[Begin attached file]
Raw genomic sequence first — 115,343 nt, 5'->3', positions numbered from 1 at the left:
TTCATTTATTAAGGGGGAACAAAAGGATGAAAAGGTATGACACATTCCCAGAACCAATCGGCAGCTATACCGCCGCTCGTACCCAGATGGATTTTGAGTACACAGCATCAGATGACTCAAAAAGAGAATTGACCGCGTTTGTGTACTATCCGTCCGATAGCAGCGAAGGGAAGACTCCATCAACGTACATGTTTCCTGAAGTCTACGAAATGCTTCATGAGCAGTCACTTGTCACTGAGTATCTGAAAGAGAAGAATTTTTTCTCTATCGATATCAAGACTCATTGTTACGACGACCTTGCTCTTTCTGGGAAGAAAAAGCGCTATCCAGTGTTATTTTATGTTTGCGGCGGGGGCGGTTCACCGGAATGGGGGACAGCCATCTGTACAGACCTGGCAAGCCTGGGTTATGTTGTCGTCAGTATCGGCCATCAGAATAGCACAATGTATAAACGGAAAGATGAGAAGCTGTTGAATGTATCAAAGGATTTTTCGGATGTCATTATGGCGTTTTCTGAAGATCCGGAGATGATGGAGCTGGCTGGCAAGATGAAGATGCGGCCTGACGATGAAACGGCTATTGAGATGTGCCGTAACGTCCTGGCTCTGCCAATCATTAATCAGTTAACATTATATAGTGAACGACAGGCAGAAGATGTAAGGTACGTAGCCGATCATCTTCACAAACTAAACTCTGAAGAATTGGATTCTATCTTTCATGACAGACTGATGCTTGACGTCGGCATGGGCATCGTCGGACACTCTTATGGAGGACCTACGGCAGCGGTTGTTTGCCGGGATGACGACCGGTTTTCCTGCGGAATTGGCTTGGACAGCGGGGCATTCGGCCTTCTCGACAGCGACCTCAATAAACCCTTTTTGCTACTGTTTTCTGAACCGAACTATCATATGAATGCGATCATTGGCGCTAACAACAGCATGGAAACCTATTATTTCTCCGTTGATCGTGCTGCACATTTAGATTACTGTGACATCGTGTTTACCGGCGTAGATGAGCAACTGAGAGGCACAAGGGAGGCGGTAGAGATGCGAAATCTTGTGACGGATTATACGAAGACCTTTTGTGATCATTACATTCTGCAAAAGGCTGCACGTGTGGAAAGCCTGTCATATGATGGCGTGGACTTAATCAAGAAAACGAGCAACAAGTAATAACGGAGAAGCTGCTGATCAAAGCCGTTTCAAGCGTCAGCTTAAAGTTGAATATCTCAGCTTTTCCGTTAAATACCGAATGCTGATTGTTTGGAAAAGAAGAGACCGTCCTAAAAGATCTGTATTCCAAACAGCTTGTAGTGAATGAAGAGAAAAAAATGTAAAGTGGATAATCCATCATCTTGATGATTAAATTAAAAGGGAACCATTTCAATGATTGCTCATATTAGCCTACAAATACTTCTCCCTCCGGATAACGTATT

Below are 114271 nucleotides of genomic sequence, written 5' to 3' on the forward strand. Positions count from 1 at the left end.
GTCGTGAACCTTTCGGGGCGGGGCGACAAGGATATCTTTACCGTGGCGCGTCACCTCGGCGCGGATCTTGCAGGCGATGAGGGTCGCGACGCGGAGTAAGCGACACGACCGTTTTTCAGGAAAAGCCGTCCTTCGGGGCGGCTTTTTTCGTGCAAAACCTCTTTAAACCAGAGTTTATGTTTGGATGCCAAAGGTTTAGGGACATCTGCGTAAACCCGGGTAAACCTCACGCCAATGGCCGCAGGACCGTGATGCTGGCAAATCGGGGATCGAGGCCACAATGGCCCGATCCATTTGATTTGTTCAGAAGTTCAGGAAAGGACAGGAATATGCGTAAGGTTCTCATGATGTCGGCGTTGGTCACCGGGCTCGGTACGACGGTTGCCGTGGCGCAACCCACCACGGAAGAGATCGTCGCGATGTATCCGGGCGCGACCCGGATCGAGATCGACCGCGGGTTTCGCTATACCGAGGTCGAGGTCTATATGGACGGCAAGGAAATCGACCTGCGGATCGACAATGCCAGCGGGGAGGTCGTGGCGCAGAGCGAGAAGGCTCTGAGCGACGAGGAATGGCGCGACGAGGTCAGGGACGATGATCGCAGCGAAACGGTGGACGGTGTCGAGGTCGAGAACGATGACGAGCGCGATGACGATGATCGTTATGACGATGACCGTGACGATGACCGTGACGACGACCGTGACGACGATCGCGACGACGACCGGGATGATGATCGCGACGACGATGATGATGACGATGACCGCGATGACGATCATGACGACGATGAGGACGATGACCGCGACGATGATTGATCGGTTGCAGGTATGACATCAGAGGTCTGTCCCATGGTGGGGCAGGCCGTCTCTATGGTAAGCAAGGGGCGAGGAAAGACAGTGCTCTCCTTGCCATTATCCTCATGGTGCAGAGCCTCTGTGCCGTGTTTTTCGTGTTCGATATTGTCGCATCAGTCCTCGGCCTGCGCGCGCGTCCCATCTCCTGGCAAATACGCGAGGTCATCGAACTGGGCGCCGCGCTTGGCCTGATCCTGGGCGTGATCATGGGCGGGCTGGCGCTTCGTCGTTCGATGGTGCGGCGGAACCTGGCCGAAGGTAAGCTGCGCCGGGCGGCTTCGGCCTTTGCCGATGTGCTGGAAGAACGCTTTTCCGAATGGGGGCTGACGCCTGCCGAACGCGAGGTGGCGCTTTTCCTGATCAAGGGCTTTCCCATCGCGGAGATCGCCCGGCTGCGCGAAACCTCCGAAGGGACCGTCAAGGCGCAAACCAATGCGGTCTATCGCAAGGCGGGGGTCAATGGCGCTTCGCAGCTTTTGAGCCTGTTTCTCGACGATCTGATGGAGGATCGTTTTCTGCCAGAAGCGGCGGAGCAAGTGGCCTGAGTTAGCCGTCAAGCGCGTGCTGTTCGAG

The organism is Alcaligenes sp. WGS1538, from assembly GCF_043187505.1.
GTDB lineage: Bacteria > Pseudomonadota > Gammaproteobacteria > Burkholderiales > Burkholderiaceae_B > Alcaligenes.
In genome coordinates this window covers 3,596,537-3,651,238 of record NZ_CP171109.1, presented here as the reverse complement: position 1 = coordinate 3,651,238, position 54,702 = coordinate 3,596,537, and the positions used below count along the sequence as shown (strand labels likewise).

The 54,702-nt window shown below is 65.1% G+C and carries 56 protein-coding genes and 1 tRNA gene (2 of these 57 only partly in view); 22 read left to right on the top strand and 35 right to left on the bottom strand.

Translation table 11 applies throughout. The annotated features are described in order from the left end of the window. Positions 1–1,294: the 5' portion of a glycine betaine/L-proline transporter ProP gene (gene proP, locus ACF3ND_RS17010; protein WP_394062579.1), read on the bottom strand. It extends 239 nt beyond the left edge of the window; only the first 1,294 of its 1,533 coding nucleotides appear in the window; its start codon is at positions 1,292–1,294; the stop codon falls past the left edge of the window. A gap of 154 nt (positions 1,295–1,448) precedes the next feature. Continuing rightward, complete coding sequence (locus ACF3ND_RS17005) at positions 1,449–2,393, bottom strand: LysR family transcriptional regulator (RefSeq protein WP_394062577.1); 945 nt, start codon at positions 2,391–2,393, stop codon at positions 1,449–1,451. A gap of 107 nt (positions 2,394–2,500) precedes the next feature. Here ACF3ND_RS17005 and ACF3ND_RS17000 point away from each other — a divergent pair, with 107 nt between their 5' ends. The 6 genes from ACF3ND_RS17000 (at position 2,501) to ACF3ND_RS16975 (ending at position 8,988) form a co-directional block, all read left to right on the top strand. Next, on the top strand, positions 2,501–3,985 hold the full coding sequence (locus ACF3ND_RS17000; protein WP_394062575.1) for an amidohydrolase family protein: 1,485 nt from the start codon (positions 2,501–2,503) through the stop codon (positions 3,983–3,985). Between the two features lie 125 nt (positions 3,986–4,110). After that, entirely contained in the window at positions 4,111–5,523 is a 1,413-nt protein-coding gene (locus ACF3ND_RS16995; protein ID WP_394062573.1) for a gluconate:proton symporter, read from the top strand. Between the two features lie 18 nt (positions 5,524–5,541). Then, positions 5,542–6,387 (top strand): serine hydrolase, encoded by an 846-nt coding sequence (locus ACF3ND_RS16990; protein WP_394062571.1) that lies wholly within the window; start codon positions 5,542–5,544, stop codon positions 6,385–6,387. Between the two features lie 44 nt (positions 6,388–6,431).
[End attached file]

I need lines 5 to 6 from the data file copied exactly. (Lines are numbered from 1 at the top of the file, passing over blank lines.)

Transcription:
The organism is Alcaligenes sp. WGS1538, from assembly GCF_043187505.1.
GTDB lineage: Bacteria > Pseudomonadota > Gammaproteobacteria > Burkholderiales > Burkholderiaceae_B > Alcaligenes.